BART Releases "Fact Sheet" That's Supposed to Make You Feel Better About Labor Negotiations

Categories: BART

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Fact: BART will be delayed at least one time this week
Yesterday, BART unions held a press conference where reporters gathered to learn that workers are still not happy with the way things are going at the bargaining table. Among the many complaints, union folks slammed BART's chief negotiator, Tom Hock, saying he's being totally unfair and has a history of being an unavailable hardass.

Afterward, BART released a very long quasi rebuttal to all these claims with a 9-point "fact sheet" that it hopes will help riders better understand why everything is so messed up and another strike hasn't been ruled out.

So here are the "facts" according to BART (note: the bolded "facts" came from BART's PR team):

  • Why have BART and the unions only had short negotiating sessions?
Fact: The negotiations are being conducted through a state mediator who has set a calendar, agreed upon by all parties, for talks during the 30-day contract extension. Mediation involves proposals being delivered through the mediator rather than in face-to-face meetings. Sessions can go on all day between parties, with only a short time, if any at all, in the same room. Meanwhile, each team is working on responding to the others' proposals. This is standard practice in the mediation process.

In this case we have one mediator who is working with three different parties, sometimes having to meet with each separately and, at other times, with all three in the same room. There are also some contract provisions that are common to the two unions but many more that apply to only one or the other. It is a complicated process that requires patience from all of us.

  • Why should BART employees contribute to their pension when they don't get Social Security?
Fact: In 1981, BART employee unions elected to withdraw from the Social Security System. BART established the Money Purchase Pension Plan (MPPP), a 401(a) qualified plan, into which BART makes tax deferred contributions up to $1,868 per year on behalf of eligible employees. This amount was calculated based on net savings to BART from leaving Social Security. Some employee groups also receive supplemental MPPP contributions of 1.627% of pay as a result of collective bargaining or District policy applicable to unrepresented employees. In addition to these annual contributions to the MPPP, BART pays both the employee and employer portions of CalPERS pension contributions. BART employees currently contribute nothing toward either the MPPP or the CalPERS pension.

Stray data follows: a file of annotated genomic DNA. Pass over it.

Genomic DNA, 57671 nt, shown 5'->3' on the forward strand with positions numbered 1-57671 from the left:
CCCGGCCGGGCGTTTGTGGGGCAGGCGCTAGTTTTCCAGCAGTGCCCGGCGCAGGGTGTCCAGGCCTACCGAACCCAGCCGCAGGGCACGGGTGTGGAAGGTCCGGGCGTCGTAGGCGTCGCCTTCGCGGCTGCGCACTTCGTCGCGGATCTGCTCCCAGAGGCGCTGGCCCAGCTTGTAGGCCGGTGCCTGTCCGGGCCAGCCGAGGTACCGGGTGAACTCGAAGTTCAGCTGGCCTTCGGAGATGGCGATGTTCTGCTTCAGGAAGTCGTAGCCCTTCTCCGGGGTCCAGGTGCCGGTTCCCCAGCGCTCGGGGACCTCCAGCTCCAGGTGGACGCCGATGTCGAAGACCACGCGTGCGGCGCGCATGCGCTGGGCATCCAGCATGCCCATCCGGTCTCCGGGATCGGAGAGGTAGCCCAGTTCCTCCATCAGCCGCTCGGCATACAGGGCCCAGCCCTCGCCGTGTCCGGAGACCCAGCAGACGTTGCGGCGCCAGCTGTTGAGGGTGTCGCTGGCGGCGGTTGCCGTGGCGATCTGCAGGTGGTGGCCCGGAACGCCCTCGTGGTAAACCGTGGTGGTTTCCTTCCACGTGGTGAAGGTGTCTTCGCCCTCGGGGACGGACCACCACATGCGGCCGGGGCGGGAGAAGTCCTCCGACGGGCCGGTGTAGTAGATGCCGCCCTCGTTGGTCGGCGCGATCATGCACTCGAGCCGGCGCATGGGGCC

Retirees who receive Social Security have paid into it during their working years. That is what BART is asking of its employees - that they contribute toward their pension.

  • When was the last time BART employees received a raise?
Fact: All BART employees received a 1% raise on July 1 of this year (the same day they went on strike), as called for in their previous labor contract. All BART employees were given $3000 worth of lump sum payments during the previous contract. In addition, BART protected its employees from the rising cost of health care and pensions by picking up the tab at a cost equivalent of a 1% raise in each of the four years of the previous contract.

  • Why did BART hire an outside lead negotiator?
Fact: Just as other transit agencies do, and just like BART has done in the past, it hired a lead negotiator (Tom Hock) to help BART management navigate the complexities of labor negotiations. It is common practice to bring in outside help as a prudent investment given how much is at stake financially. The unions have also hired lawyers and professional negotiators to represent them at the bargaining table for this very reason. Mr. Hock joins BART's negotiating team and support staff, made up of BART employees who appreciate our workforce, respect union leadership, and want to see all BART employees thrive in the workplace. The BART employees who make up the negotiating team are also performing their regular work in addition to the time at the bargaining table. Mr. Hock provides a stable 24 hours a day contact for the state mediators, union leadership, and the General Manager.